Amplifier for Art, Science and Society

Photos: Julien Gremaud

Synchronicity (16 mm)

Robin Meier Wiratunga

In this work, a 16mm photographic film was directly exposed to the light of two captive fireflies (Pteroptyx malaccae). Without camera or optics, the insects were simply placed on the film.

Fireflies use their bioluminescent signal to communicate and create collective displays to attract mates. While light is the main ‘zeitgeber’ (time giver) for circadian rhythms, at a different scale of seconds, its pulses can also synchronise the nocturnal glow rhythms of fireflies.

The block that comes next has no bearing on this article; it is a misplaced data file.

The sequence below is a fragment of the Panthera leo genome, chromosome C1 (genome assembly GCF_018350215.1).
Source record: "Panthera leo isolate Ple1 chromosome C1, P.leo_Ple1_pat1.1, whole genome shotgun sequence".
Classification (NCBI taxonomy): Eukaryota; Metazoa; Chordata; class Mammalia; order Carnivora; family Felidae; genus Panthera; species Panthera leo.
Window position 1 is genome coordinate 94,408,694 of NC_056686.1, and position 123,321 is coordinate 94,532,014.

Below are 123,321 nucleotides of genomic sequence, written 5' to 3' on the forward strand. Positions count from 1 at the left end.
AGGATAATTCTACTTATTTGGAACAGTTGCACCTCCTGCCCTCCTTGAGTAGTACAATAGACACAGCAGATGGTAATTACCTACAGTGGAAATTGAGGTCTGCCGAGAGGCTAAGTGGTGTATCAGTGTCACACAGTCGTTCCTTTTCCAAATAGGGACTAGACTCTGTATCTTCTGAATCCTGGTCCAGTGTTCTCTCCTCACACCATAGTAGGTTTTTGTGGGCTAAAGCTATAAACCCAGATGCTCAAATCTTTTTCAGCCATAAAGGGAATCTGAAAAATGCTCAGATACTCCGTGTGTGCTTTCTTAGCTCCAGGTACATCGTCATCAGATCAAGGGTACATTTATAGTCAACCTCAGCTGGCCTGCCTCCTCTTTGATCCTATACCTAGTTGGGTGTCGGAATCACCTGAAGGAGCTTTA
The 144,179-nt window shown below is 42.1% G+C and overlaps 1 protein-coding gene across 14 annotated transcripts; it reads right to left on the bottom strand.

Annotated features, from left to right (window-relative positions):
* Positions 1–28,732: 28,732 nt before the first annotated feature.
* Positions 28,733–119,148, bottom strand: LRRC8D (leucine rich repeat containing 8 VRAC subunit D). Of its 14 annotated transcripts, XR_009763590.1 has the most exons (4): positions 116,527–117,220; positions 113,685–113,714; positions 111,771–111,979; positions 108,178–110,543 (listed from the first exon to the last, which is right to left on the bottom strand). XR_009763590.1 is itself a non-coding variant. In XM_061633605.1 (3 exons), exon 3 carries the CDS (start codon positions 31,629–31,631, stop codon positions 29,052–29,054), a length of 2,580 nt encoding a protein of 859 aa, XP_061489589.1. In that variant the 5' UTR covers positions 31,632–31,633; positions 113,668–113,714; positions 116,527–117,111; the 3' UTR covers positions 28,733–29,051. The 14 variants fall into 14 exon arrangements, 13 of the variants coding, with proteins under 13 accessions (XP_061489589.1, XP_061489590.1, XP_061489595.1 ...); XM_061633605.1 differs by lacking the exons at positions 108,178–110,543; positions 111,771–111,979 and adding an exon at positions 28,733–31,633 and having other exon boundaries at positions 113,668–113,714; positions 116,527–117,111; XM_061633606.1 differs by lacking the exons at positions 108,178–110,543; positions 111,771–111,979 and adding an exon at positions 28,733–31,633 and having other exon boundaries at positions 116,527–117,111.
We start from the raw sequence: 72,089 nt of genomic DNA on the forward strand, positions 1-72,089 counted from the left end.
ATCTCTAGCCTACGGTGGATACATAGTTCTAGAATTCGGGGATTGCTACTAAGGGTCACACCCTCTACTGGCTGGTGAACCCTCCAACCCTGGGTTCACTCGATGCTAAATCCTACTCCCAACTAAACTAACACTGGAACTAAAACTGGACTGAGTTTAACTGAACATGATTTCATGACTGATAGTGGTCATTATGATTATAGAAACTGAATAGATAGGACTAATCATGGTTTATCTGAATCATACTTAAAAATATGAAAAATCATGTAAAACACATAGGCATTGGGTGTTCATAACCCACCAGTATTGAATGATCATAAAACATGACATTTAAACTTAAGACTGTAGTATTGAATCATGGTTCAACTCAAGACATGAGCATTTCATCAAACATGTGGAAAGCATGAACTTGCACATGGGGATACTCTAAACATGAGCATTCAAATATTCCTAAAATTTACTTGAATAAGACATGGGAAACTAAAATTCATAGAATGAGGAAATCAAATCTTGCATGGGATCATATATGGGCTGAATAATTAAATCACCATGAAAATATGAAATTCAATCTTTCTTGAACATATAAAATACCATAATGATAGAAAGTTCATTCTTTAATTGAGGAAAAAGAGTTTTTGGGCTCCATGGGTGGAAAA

The projection of the resulting patterns is modulated by two electromagnetic pendulums. The pendulums are placed close enough for their magnets to slightly influence each other’s field. Steadily synchronising, they settle on a common beat, just as fireflies synchronise in nature.

The luciferase enzyme which allows fireflies to produce their light is widely used for imaging and marking in biotechnology. The underlying mechanisms that give rise to the synchronous patterns found in nature are still largely unknown. Understanding such self-organising processes can be applied to many domains: from cardiac arrhythmia treatment to efficient coordination of computer networks.